The time may be quickly arriving when government offices in Tunisia participate in the issuance of Islamic bonds in regional or even global financial markets.
A recent article in the Oxford Business Group notes that although the Tunisian parliament approved the national issuance of “sukuk” or Islamic bonds in 2013, no such bond activity has yet emerged.
Now, with an enormous fiscal deficit, Tunisia may be poised to develop these sorts of very different bond opportunities.
However, this new type of Islamic finance won't come without some form of backlash in many Islamic communities.
“In general, it is not permissible for any Muslim to be party to an interest-bearing transaction,” Mahfuz Meherzad told the Maghreb News Wire July 27. Meherzad is a professor of government and political affairs teaching in Philadelphia, PA.
Observant Muslims, he said, generally don't take on conventional mortgages or utilize savings accounts, since interest is involved.
That makes it hard to survive in a world where so many kinds of deals involve lending.
New Islamic forms of financing provide an alternative, but, Meherzad said, many Muslims view them as compromises dressed up in a different sort of package.
“They're basically ways of trying to get you the same benefit,” Meherzad said, calling many Islamic finance tools “loopholes” to get around problems with how lending is done in the West. “Most Muslims look at them kind of skeptically.”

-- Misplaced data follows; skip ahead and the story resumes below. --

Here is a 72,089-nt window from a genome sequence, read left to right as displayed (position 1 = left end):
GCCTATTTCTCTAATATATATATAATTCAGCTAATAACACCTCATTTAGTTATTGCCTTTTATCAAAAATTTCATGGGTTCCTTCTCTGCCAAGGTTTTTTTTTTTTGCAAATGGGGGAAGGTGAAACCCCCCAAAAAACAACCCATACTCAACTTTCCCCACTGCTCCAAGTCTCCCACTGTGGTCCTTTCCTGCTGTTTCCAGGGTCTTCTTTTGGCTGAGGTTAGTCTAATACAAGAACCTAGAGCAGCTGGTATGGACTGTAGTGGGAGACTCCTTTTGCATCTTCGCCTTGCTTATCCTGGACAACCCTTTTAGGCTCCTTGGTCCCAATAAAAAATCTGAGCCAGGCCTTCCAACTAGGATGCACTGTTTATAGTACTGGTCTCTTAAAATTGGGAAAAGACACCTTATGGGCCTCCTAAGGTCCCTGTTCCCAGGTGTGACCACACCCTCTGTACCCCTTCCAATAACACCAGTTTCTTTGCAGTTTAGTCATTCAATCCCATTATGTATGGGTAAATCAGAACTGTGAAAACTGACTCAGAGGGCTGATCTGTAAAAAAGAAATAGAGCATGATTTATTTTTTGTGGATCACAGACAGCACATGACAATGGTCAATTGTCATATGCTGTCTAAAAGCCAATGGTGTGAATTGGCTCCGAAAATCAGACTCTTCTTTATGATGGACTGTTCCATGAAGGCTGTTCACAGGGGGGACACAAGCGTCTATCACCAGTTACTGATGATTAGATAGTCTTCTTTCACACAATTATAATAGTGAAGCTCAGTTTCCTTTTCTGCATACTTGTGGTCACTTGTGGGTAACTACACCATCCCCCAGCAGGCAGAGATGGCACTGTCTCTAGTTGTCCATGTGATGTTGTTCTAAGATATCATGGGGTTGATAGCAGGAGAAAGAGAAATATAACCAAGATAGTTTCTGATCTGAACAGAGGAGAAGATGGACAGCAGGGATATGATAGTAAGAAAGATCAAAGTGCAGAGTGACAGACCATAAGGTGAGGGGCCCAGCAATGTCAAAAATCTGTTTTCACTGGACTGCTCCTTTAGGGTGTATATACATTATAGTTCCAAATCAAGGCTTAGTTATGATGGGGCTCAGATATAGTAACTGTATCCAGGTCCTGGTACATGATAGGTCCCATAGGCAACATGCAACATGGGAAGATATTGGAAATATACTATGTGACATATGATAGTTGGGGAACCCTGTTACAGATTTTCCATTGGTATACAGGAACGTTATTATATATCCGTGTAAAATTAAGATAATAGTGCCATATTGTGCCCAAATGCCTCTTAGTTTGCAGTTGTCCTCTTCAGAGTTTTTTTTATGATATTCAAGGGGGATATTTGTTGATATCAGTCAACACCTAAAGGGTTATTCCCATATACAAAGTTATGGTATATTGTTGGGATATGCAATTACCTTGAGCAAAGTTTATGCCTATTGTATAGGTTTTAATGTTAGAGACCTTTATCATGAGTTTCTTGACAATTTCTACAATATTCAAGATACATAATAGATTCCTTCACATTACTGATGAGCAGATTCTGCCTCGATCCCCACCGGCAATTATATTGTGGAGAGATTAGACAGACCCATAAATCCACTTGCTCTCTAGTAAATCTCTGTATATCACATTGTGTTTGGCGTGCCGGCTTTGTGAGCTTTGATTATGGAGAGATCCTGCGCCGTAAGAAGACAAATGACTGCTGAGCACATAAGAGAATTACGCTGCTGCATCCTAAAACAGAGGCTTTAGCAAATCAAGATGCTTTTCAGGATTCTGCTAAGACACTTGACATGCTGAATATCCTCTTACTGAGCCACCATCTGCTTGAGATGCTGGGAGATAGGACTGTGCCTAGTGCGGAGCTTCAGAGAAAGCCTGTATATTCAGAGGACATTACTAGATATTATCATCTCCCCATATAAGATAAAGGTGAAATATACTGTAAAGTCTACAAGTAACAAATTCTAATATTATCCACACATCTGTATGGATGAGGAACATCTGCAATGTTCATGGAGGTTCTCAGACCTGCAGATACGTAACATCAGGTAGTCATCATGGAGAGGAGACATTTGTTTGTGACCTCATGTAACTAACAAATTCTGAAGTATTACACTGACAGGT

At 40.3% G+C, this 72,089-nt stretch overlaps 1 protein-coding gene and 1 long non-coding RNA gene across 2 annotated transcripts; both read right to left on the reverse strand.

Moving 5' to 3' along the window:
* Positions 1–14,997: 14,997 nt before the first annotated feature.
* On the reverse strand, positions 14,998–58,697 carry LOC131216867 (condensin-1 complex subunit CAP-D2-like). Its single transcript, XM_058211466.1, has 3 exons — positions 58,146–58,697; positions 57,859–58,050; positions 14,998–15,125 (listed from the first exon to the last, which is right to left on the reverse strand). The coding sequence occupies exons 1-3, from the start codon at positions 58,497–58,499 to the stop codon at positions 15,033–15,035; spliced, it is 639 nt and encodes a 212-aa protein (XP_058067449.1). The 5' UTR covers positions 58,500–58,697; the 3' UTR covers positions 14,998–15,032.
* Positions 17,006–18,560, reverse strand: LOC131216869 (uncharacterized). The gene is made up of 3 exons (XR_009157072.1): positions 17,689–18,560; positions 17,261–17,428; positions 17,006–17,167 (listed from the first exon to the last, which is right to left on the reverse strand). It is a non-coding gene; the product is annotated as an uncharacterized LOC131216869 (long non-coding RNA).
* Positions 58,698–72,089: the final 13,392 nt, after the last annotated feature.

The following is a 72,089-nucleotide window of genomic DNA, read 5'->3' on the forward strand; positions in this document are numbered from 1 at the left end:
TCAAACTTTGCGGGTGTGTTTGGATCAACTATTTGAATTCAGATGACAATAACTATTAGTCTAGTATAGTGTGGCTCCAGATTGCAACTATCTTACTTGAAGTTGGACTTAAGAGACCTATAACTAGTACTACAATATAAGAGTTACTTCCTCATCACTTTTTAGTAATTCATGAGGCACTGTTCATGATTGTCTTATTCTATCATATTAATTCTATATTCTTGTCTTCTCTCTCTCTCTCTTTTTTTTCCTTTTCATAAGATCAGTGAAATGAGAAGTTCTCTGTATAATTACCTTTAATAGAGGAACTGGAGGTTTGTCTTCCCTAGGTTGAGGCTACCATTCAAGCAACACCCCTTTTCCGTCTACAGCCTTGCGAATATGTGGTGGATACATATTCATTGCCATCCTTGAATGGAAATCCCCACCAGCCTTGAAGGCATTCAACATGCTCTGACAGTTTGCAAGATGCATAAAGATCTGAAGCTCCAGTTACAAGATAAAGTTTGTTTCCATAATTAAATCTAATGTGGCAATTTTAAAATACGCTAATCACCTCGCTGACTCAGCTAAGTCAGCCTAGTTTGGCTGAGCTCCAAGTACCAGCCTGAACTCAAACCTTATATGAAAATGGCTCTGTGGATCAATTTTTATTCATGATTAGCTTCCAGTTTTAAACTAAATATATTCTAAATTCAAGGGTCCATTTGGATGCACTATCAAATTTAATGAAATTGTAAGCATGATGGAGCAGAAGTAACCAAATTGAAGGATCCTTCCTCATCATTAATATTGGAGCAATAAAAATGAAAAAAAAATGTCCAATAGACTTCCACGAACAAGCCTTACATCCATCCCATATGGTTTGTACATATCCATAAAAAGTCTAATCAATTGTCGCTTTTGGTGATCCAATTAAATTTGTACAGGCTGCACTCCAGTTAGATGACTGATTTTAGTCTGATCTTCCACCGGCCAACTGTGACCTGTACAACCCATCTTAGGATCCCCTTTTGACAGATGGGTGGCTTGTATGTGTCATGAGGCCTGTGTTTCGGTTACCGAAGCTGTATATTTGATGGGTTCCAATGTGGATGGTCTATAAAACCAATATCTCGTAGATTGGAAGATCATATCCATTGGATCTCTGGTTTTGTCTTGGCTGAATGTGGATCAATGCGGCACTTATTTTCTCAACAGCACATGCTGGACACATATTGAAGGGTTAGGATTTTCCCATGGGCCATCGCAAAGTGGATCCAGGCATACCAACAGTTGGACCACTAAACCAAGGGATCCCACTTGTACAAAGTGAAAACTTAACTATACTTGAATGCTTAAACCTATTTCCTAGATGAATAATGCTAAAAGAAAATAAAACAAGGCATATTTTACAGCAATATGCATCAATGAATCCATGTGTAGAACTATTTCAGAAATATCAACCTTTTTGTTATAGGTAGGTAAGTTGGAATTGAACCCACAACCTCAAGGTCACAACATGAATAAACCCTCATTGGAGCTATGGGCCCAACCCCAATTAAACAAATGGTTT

Meherzad said a move toward Islamic bonds may be an indicator that the Tunisian government is embracing more elements of Islamic culture than it has in the past. Reports looking at Tunisian government decisions cite a new government change in August of 2016.
“It shows that the Tunisian government is not backing away from acquiring an Islamic character,” Meherzad said of recent developments, adding that past administrations would not have been as enthusiastic about the new proposed bond program.
With enormous deficits comprising a significant part of the country's GDP, Meherzad said, Tunisia is also under economic pressure.
“They're kind of running out of options,” he said.
In the end, he said, although sovereign bonds of this sort might start to move Tunisia out of economic trouble, the effort also looks like a “nod” to Muslim political parties in the country.
Experts are also talking about the potential for corporate Islamic bonds also approved under the 2013 legislation.
Whether Tunisia eventually does move into Islamic bonds and different types of more conventional financial activity will show the outcomes of a struggle between a historic culture and tradition, and the modern pressures of a globalized financial world.